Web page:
Don’t those retractable metal alloy blades look like a blast? The way they slide in and out like that? It’s the only special effect in this entire mechanical enterprise that’s the least bit special. It is cool, plain and simple, the way Jackman’s mutant Wolverine slices through helicopter rotors or the passenger side of an oncoming truck, while his nemesis Sabretooth, played by Liev Schreiber, uses his own Howard Hughesian claws to drag a signature across someone’s car hood, or someone’s neck. Or the script. That would’ve been worth slicing.
This fourth X-Men picture ties for weakest X-Men picture with No. 3. The third one came not from Bryan Singer — he directed the enjoyable first two — but from Brett Ratner, whose career to date peaked with the shot of Salma Hayek bending over the car hood in After the Sunset.
Gavin Hood isn’t that kind of director. Hood’s Oscar-winning film Tsotsi revealed a talent for blunt, effective storytelling, but with Wolverine Hood appears mismatched, uncertain as to how to activate and stylize this sprawling origin myth (sounds so much classier than “prequel”) designed to showcase Jackman’s arched eyebrow of rage, bare bum of destiny — at one point, naked, he darts through a waterfall and across a barnyard like a starlet in a ’70s drive-in picture — and his mighty pecs of stardom.
Though they’re brothers under the skin, across the centuries and behind their respective, superhuman muttonchops, Jackman and Schreiber periodically try to kill each other in Wolverine. That’s most of the plot. Screenwriters David Benioff and Skip Woods keep the slaughter coming (I wouldn’t take anyone under 12 to this one), and every other retort pulls a variation on “Hunt him down. Take his head off.” The film races around introducing this character and that one, jumping from Canada to Nigeria to Ohio to the Three Mile Island power plant, setting up the next round of impalings. Wolverine delivers a tremendous number of impalings. It may as well be called X-Men Origins: Rise of the Impalings.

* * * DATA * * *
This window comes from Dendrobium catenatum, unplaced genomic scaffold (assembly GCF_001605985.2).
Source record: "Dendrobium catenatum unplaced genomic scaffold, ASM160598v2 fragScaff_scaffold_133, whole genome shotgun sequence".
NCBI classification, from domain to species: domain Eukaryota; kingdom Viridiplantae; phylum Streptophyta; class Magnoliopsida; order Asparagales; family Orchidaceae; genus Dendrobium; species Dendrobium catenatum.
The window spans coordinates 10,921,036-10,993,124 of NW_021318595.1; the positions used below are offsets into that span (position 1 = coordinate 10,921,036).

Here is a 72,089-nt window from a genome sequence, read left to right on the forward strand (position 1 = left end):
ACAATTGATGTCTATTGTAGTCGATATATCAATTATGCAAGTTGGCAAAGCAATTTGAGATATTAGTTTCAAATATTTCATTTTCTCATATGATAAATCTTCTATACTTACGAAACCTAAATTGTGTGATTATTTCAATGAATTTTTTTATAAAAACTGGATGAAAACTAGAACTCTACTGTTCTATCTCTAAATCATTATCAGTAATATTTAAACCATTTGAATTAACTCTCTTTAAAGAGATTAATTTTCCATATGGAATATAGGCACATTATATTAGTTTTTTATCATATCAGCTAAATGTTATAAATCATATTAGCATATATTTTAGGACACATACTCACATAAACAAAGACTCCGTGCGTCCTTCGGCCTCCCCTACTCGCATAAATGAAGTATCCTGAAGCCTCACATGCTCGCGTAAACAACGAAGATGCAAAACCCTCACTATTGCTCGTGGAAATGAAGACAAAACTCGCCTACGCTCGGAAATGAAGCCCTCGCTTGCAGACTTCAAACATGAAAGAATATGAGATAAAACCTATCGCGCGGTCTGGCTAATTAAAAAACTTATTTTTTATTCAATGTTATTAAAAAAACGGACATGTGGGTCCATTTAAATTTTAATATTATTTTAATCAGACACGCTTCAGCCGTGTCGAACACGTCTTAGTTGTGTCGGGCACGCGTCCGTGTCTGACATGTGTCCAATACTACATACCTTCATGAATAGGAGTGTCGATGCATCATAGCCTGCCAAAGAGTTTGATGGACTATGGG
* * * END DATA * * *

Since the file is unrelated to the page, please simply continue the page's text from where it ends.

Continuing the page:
Those who saw the previous X-Men features will have little trouble sorting through the mutants here, such as teen versions of Scott “The Fire Beam” Summers and Emma Frost. But there’s a rote quality to the proceedings, and director Hood shoots the action in such a way as to minimize the performers’ abilities to perform it. The editing by Nicolas De Toth and Megan Gill chops each new incident of violence, along with simple one-two exposition chunks, into 12 or 15 erratic fragments. Wolverine has been shot, cut and packaged for those afflicted with ADHLAS which, as you may know, stands for “attention deficit hey look a squirrel!”
The performers compensate some. Here and there you get what you want from an X-Men prequel, thanks to the irrepressible Jackman; the slippery, can’t-ever-trust-him-for-a-second Danny Huston; Lynn Collins’ heartfelt, charismatic Kayla; and a wittily seething Schreiber, underplaying while overplaying — a neat trick. Across the next decade we’ll no doubt see more X-Men Origins tales. Whoever develops them should take the time to re-view Singer’s contributions to the franchise. Wolverine makes last summer’s Iron Man and The Dark Knight seem like a long time ago indeed.